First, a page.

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West Point, PA (Jul. 31)?A survey of 150 US pharmacists found that nearly 80% believe that "multiple look-alike medications" make it difficult for consumers to identify the correct medication, especially when the drugs are moved to unlabeled containers.
West Point, PA (Jul. 31) – A survey of 150 US pharmacists found that nearly 80% believe that "multiple look-alike medications" make it difficult for consumers to identify the correct medication, especially when the drugs are moved to unlabeled containers. The study was conducted by Paragon Research & Consulting and sponsored by Colorcon, Inc. (www.colorcon.com), producer of coatings and excipients. A press release summarizing the survey (http://www.primezone.com/newsroom/news.html?d=102806) notes that pharmacy boards in California, Wyoming, and Oregon now require that prescription-medication labels include the color, shape, and identifying marks appearing on the tablets or capsules.
"Clear identification of medications by both pharmacists and patients is extremely important in reducing medication error," the statement quotes James Carder, Executive Director of the Wyoming Board of Pharmacy. "As the number of discrete solid dose tablet offerings continues to grow, differentiation is becoming more difficult for pharmacists, nurses, physicians, patients and caregivers, and errors are hard to avoid when so many of these medications look alike. Clearly identifiable medicines can help reduce dispensing error, and help ensure patient safety and compliance."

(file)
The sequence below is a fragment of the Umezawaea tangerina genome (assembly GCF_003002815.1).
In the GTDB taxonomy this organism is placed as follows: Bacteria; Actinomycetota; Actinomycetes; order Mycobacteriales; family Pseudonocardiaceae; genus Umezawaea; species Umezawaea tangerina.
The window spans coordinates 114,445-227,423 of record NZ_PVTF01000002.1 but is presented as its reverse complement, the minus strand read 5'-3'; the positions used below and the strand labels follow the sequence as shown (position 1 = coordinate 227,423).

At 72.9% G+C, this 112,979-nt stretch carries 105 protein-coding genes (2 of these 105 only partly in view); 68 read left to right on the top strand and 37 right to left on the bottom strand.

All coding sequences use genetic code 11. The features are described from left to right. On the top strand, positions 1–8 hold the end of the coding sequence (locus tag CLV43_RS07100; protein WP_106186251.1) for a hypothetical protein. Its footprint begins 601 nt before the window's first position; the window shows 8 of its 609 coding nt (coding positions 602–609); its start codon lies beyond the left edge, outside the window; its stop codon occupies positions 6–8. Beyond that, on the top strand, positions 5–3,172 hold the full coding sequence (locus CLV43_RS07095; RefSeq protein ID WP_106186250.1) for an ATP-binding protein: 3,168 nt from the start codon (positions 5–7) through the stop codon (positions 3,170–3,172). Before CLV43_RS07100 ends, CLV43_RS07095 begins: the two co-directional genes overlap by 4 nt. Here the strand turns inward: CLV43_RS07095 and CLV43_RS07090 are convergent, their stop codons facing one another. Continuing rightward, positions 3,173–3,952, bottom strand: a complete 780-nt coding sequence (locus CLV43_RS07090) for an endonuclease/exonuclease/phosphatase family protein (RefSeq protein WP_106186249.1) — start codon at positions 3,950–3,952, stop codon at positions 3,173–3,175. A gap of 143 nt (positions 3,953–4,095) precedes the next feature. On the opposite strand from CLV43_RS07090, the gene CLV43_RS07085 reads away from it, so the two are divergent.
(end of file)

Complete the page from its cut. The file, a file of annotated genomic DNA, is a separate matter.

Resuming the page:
The pharmacists surveyed rated color and shape as the traits consumers use most often to identify medications, followed by imprinted numerical codes, drug names, or logos. Look-alike medications (79% of respondents) and unreadable imprinted codes (74%) topped the pharmacists' list of factors contributing to identification difficulties.
Nearly 70% of respondents reported patients ask them for help identifying out-of-the-package tablets or capsules least once a week. (Nearly 40% of the reported identification requests come from customers aged 65-84, and 36% from customers aged 45-64.)
A 2004 survey conducted by an expert committee of the US Pharmacopeia, the Colorcon report notes, indicated that practitioners and pharmacists believe that current tablet identification tools should be improved and that the industry and FDA should work together toward this goal (Expert Committee Meeting Summaries: Safe Medication Use Expert Committee, U.S. Pharmacopeia. Oct. 11–12, 2004. http://www.usp.org/USPNF/meetingSummaries/2004/10-11.html).